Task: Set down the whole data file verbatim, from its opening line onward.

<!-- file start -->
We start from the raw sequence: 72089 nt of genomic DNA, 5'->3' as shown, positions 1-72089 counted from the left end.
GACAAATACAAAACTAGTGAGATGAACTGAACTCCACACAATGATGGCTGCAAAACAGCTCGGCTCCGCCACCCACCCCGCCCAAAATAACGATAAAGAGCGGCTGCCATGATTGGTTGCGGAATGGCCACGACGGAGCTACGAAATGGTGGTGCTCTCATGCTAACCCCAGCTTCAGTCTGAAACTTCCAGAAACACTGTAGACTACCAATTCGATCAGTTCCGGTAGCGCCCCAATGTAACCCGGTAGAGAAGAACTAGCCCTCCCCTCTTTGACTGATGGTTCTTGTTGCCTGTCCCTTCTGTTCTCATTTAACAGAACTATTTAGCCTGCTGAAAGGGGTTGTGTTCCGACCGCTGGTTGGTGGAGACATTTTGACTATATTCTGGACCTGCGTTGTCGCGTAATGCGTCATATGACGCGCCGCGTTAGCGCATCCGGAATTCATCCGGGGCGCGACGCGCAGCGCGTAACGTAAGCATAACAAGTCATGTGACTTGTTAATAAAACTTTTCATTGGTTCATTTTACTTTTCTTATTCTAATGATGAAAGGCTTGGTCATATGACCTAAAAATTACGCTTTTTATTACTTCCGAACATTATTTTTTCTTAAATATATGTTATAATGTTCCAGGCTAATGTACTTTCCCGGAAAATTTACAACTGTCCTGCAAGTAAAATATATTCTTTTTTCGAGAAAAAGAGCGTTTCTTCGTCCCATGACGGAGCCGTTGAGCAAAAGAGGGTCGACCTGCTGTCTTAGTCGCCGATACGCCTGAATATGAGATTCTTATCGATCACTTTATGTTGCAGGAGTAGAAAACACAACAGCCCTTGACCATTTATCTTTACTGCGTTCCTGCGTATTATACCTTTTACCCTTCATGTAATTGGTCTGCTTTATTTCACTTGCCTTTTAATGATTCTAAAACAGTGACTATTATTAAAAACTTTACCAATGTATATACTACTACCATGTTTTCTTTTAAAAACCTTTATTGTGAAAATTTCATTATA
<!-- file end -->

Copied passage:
We start from the raw sequence: 72089 nt of genomic DNA, 5'->3' as shown, positions 1-72089 counted from the left end.
GACAAATACAAAACTAGTGAGATGAACTGAACTCCACACAATGATGGCTGCAAAACAGCTCGGCTCCGCCACCCACCCCGCCCAAAATAACGATAAAGAGCGGCTGCCATGATTGGTTGCGGAATGGCCACGACGGAGCTACGAAATGGTGGTGCTCTCATGCTAACCCCAGCTTCAGTCTGAAACTTCCAGAAACACTGTAGACTACCAATTCGATCAGTTCCGGTAGCGCCCCAATGTAACCCGGTAGAGAAGAACTAGCCCTCCCCTCTTTGACTGATGGTTCTTGTTGCCTGTCCCTTCTGTTCTCATTTAACAGAACTATTTAGCCTGCTGAAAGGGGTTGTGTTCCGACCGCTGGTTGGTGGAGACATTTTGACTATATTCTGGACCTGCGTTGTCGCGTAATGCGTCATATGACGCGCCGCGTTAGCGCATCCGGAATTCATCCGGGGCGCGACGCGCAGCGCGTAACGTAAGCATAACAAGTCATGTGACTTGTTAATAAAACTTTTCATTGGTTCATTTTACTTTTCTTATTCTAATGATGAAAGGCTTGGTCATATGACCTAAAAATTACGCTTTTTATTACTTCCGAACATTATTTTTTCTTAAATATATGTTATAATGTTCCAGGCTAATGTACTTTCCCGGAAAATTTACAACTGTCCTGCAAGTAAAATATATTCTTTTTTCGAGAAAAAGAGCGTTTCTTCGTCCCATGACGGAGCCGTTGAGCAAAAGAGGGTCGACCTGCTGTCTTAGTCGCCGATACGCCTGAATATGAGATTCTTATCGATCACTTTATGTTGCAGGAGTAGAAAACACAACAGCCCTTGACCATTTATCTTTACTGCGTTCCTGCGTATTATACCTTTTACCCTTCATGTAATTGGTCTGCTTTATTTCACTTGCCTTTTAATGATTCTAAAACAGTGACTATTATTAAAAACTTTACCAATGTATATACTACTACCATGTTTTCTTTTAAAAACCTTTATTGTGAAAATTTCATTATA